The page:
ICYMI Recap: Detecting COVID-19 with Deep Learning and DarwinAI

Barrett Williams and Michael McCourt
Advanced Optimization Techniques, Applied, Augmented ML Workflow, Convolutional Neural Networks, Deep Learning, Focus Area, Methodology, Vision

This past week, Dr. Alex Wong and Dr. Mike McCourt discussed COVID-Net, a neural network designed to diagnose COVID-19 cases. Here are the main takeaways from their presentation:

  • The University of Waterloo collaborated with DarwinAI to design COVID-Net to address this important problem
  • SigOpt optimized data augmentation and neural network parameters of COVID-net, and this model outperformed industry standard VGG-19 and ResNet-50 models
  • The COVIDx dataset is published with the intent of enabling more chest x-ray submissions, as well as encouraging region-specific training, tuning, and modification

And here is a more specific summary of the presentation. Click through to view any segment you missed:

  • Michael McCourt asked Dr. Alexander Wong about the relationship between DarwinAI and University of Waterloo: Dr. Wong has been working on AI-assisted medical diagnostic workflows for the past two decades (2:55)
  • DarwinAI allows the VIP lab to address ML and modeling challenges in industry (4:42)
  • Chest radiography is faster than RT-PCR tests to assess both diagnosis and severity during triage: COVID-net aims to help physicians make better decisions faster (6:12)
  • The visual difference between standard pneumonia scans and COVID-19 is quite subtle, “ground glass” opacity (8:25)
  • Discussion of model design and feature design: regular feedback from physicians (10:26)
  • Introduction to DarwinAI’s Gensynth solution for model generation and explainability (15:20)
  • The public COVIDx dataset consists of chest X-ray images that will be made available to the public (17:41)
  • Results of performance validation and confusion matrix: positive predictive value and sensitivity (avoid false positives, which are a burden for clinicians) (20:44)
  • Comparison of COVID-Net classification to that of unoptimized VGG-19 and ResNet-50 (21:56)
  • Q: What about human interpretation? Useful for confirmation and a second opinion. Comparison to radiologist assessments in the future (22:44)
  • Human in the loop assessment is essential; radiologists are in too high demand given hospital COVID caseload in many countries (24:02)
  • Q: How large is the data set? 13,000 chest X-ray images, but only 100 COVID-19 samples; there is geographic diversity (26:02)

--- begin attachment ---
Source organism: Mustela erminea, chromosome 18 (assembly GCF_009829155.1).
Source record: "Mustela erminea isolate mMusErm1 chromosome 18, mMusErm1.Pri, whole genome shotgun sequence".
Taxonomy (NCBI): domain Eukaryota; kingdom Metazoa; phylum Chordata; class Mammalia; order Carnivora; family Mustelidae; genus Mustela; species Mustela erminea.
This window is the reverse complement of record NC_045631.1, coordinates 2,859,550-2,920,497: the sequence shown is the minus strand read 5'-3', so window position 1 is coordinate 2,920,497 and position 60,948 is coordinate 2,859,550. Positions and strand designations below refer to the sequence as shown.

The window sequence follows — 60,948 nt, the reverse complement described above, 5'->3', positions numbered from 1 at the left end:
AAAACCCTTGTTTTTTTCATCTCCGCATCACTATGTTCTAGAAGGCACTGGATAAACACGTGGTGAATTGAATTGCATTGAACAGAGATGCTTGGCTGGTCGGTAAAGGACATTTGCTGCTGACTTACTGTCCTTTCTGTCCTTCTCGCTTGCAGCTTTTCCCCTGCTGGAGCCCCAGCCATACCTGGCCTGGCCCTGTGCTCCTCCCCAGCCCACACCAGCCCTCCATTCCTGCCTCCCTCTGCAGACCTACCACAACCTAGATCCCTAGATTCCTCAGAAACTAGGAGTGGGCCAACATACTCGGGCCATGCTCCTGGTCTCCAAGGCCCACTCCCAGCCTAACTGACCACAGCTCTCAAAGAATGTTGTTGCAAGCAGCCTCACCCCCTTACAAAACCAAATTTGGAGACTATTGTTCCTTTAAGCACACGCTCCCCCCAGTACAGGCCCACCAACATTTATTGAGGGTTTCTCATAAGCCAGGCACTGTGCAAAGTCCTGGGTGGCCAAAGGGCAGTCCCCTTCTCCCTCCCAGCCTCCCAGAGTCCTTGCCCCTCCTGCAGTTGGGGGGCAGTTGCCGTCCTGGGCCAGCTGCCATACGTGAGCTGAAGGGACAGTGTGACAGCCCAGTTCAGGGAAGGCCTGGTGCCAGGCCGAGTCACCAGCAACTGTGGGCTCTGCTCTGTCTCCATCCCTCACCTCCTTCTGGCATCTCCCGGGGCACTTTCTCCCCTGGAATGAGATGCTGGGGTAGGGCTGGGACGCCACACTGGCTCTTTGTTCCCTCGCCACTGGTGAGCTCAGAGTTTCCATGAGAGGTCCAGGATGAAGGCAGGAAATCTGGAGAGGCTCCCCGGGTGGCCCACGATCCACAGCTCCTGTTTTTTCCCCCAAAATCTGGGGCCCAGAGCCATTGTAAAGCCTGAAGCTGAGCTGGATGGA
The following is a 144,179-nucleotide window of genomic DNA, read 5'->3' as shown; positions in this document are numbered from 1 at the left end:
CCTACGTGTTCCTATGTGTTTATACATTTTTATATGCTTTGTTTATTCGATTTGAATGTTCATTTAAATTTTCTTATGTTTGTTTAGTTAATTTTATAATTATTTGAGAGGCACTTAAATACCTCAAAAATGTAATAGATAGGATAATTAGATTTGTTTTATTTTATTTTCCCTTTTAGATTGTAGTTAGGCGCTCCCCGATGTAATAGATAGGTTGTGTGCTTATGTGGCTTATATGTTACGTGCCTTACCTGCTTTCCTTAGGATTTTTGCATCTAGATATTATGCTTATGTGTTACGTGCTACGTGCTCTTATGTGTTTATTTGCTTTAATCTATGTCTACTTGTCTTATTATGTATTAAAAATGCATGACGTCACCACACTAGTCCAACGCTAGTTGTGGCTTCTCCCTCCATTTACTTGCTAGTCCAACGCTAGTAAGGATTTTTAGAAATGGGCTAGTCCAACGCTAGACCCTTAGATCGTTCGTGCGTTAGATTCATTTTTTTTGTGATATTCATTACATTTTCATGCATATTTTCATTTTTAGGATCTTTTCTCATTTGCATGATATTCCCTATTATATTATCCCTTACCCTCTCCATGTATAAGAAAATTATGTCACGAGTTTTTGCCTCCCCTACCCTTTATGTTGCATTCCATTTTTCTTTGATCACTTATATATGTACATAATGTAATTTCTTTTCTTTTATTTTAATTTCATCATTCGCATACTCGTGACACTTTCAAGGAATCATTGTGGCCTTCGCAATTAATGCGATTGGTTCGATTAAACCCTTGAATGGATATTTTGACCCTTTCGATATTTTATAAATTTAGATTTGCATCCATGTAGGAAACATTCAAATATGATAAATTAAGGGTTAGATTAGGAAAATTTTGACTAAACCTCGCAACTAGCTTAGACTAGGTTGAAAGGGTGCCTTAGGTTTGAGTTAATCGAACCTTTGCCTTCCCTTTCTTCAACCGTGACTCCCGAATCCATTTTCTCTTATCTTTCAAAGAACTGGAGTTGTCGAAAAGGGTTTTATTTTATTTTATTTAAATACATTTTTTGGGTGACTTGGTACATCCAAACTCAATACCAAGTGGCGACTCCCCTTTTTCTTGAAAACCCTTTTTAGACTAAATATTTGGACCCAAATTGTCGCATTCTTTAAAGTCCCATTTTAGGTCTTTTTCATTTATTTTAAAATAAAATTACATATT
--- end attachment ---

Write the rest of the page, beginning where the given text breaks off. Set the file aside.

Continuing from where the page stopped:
• Q: How do you choose images from public datasets? Quality and diversity, including from Mila and other reputable medical institutions (26:51)
  • Q: Is it possible to tune and choose a model architecture at the same time? Machine-driven model exploration and machine-driven optimization are both essential (28:12)
  • A discussion of explainability-driven analysis in GenSynth, to avoid “background cues” and other data issues (31:29)
  • McCourt: There was a need for a focus on data augmentation; dataset has small number of high-quality COVID-19 samples (34:15)
  • Introduction to SigOpt and model optimization for data augmentation (35:09)
  • Manipulations through augmentation: zoom, translation, rotation, brightness, and trimming (36:19)
  • Collaboration with former SigOpt intern, Linda Wang, and current SigOpt software engineer Olivia Kim (36:31)
  • Sensitivity and positive predictive value (PPV) are competitive metrics, and can be analyzed along a Pareto frontier (39:18)
  • Q: Will there be a domain shift problem, with data from different countries? India, for example? Or lower quality scans? (42:39)
  • There’s always the potential for domain shift, for example from different views, diversification through portable and fixed devices; improvement in models and data diversity should mitigate these problems (43:25)
  • Q: Is it helpful to customize the model for a specific demographic, or train only on regional data? (45:21)
  • Dr. Wong: the goal is to make the model, data set, and tooling as generalizable as possible, then enable researchers or physicians to customize based on their needs (45:30)
  • GenSynth: generator iteratively generates new neural networks, and the inquisitor analyzes network behavior (50:29)
  • Goal for COVID-Net is to have a real-world ongoing impact (52:32)
  • Goal for SigOpt, going forward, is to determine what aspects of data augmentation are most helpful, and how they can be transferred to other fields, like additive manufacturing (54:33)

For more information, please check out the original COVID-Net preprint on ArXiv. To contribute to the growing dataset, please navigate here.

If you joined us live, thank you for taking the time to watch. If you’d like to watch the recording you can find it here, and the slides here. If you’re interested in learning more, follow our blog or try our product. If you’re an academic and would like to use our product for free, please fill out this form. Full access to SigOpt is free for researchers investigating COVID-19 or its impact.

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Barrett Williams Product Marketing Lead
Michael McCourt Research Engineer